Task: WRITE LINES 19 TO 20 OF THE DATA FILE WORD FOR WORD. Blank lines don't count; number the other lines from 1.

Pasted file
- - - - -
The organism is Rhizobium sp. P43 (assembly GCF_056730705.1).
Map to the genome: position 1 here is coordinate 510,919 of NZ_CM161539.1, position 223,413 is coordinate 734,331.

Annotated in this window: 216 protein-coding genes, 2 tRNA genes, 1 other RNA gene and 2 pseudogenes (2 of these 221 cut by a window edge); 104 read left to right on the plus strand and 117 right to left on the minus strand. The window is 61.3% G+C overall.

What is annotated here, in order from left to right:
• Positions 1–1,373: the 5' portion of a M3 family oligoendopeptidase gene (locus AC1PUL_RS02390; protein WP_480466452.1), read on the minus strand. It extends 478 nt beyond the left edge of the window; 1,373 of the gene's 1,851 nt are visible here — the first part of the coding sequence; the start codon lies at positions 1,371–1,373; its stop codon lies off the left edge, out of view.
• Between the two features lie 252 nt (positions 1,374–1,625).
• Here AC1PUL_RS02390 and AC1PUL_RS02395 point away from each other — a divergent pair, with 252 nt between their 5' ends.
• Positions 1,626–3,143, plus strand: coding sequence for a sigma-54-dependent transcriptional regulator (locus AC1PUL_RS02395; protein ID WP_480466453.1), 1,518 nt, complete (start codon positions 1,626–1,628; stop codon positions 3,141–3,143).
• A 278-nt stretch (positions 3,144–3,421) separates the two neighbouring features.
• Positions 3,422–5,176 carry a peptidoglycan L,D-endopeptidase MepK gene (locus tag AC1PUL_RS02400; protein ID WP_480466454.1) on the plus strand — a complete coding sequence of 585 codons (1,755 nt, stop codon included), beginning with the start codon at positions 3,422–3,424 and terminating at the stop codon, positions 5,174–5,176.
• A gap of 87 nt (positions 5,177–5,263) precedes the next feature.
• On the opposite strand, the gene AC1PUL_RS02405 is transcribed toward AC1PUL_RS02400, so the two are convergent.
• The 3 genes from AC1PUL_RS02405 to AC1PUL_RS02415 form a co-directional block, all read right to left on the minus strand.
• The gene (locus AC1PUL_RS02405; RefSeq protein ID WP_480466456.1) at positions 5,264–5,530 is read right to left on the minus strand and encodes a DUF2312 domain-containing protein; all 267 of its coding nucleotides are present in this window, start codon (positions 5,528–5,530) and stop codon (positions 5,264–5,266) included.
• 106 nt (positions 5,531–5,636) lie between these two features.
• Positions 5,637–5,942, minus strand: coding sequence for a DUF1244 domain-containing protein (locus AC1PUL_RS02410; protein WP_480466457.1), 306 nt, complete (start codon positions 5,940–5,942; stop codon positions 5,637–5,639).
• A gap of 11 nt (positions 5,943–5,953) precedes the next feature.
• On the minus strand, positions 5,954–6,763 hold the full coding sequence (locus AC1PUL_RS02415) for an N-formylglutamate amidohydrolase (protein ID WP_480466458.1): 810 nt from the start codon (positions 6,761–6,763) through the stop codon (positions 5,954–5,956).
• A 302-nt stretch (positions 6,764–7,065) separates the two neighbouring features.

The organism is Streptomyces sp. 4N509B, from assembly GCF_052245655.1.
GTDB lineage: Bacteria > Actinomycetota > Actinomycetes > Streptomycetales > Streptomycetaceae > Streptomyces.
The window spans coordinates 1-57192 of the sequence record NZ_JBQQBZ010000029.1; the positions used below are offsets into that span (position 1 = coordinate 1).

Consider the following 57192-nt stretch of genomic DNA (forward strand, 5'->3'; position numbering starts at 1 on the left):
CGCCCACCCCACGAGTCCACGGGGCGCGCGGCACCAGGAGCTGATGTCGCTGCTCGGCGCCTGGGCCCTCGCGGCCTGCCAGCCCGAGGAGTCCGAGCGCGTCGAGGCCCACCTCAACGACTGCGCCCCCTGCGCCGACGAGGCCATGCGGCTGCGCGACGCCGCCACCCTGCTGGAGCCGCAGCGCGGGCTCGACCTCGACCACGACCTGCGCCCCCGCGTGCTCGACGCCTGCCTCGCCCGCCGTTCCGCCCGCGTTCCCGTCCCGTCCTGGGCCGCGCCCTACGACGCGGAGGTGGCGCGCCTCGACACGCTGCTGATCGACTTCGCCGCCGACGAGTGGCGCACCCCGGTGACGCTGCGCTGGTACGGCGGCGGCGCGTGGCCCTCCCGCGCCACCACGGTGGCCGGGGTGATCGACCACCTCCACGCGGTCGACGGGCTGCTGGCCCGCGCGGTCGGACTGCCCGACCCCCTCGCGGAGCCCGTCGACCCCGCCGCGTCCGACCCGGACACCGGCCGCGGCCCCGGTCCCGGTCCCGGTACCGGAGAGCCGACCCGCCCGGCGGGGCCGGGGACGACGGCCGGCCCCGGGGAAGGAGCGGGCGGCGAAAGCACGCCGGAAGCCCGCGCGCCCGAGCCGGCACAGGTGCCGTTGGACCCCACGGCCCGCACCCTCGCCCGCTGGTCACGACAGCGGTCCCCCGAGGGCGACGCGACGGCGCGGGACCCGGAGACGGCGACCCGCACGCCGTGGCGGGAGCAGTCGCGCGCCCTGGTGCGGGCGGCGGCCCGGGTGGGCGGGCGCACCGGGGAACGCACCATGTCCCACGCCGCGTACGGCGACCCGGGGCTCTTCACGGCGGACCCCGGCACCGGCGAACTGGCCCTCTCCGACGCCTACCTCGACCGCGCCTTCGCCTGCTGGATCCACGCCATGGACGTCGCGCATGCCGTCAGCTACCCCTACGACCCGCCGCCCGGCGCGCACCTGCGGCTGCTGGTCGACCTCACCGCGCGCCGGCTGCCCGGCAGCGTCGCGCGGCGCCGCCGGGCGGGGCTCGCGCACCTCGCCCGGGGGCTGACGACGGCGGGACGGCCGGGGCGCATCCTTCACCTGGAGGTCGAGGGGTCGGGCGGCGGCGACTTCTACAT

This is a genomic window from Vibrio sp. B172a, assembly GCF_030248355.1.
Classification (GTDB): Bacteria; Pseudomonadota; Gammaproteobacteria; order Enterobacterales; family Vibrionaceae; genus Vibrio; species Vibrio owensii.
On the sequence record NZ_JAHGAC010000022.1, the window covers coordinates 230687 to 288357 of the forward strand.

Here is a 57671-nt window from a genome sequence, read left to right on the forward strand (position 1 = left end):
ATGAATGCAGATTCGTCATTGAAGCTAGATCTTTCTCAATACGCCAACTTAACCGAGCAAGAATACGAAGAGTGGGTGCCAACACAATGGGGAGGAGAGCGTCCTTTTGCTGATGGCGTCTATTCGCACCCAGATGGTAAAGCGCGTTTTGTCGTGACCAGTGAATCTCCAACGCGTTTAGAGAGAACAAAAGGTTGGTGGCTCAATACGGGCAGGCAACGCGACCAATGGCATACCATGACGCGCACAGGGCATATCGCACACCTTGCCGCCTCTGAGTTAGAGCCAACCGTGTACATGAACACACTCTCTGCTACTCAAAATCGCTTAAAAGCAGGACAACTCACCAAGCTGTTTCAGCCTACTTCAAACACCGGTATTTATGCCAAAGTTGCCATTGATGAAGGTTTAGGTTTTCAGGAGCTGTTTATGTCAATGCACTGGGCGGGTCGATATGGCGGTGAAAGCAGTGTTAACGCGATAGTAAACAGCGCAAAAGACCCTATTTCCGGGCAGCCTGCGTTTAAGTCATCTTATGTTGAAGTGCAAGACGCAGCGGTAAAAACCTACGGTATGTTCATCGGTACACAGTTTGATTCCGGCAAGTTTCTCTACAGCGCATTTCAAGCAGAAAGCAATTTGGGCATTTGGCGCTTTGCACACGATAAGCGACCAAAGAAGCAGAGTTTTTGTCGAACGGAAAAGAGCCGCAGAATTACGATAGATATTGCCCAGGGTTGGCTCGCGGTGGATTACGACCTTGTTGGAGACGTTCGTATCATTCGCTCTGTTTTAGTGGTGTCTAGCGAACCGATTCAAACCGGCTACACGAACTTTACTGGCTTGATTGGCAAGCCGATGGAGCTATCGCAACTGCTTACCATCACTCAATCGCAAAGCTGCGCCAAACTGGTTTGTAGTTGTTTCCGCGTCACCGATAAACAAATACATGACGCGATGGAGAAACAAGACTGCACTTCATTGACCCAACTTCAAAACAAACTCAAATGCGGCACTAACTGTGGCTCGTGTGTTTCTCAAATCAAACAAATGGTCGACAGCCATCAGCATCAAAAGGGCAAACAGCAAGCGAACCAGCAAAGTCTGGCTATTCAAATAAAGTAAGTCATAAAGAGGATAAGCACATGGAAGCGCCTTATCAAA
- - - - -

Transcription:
• A 302-nt stretch (positions 6,764–7,065) separates the two neighbouring features.

The organism is Streptomyces sp. 4N509B, from assembly GCF_052245655.1.